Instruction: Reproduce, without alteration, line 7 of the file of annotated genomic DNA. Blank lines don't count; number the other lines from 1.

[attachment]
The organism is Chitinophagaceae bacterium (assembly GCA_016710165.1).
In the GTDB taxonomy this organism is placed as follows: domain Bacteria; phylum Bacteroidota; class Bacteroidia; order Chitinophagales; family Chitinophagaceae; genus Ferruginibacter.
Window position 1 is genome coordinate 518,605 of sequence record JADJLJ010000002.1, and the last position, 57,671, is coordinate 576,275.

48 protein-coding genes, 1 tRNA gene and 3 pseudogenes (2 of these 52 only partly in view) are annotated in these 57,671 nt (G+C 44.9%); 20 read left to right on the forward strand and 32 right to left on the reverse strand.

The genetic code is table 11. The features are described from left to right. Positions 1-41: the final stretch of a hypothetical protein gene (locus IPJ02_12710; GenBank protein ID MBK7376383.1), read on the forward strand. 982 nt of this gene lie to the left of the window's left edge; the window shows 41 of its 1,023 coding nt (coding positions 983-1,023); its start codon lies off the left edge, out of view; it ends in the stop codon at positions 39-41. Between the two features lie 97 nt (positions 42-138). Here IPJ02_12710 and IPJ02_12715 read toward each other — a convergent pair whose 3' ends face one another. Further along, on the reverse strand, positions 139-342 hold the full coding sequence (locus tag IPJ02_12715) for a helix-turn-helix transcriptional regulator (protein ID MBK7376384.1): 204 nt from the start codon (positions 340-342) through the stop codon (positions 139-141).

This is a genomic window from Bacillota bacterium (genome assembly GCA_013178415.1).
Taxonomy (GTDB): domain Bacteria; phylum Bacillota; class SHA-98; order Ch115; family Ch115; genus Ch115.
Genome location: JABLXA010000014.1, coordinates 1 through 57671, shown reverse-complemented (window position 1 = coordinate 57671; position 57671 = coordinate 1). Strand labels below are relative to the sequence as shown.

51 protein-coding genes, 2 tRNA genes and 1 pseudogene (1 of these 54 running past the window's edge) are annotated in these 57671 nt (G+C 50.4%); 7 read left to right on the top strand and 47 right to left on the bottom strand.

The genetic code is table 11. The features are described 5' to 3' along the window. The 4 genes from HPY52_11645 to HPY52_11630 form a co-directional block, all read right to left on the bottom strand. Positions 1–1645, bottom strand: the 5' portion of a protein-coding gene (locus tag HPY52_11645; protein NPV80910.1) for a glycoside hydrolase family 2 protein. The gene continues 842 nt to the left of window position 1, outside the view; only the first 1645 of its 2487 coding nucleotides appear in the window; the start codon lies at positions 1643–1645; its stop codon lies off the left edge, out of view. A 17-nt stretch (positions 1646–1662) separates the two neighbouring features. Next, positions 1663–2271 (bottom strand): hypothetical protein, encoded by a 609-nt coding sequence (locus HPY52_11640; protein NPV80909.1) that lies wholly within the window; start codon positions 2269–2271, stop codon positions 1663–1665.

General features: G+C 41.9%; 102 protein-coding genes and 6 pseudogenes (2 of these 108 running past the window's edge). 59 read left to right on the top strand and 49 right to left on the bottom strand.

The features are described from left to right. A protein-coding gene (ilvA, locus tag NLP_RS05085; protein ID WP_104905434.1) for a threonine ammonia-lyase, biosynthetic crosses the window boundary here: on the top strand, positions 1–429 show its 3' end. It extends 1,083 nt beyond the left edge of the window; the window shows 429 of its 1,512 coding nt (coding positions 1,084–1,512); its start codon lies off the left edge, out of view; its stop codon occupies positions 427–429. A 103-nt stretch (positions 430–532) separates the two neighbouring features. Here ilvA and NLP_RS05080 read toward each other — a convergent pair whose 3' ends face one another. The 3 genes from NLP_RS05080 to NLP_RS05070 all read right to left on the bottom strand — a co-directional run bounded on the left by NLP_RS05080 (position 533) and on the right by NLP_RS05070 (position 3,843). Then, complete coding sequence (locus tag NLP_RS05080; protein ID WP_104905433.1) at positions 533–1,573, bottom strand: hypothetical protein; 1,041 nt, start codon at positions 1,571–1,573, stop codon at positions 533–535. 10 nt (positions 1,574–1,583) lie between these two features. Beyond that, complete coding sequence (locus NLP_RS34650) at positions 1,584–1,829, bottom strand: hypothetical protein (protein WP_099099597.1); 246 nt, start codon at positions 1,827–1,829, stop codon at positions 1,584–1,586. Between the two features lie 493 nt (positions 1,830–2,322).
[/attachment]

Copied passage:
Taxonomy (GTDB): domain Bacteria; phylum Bacillota; class SHA-98; order Ch115; family Ch115; genus Ch115.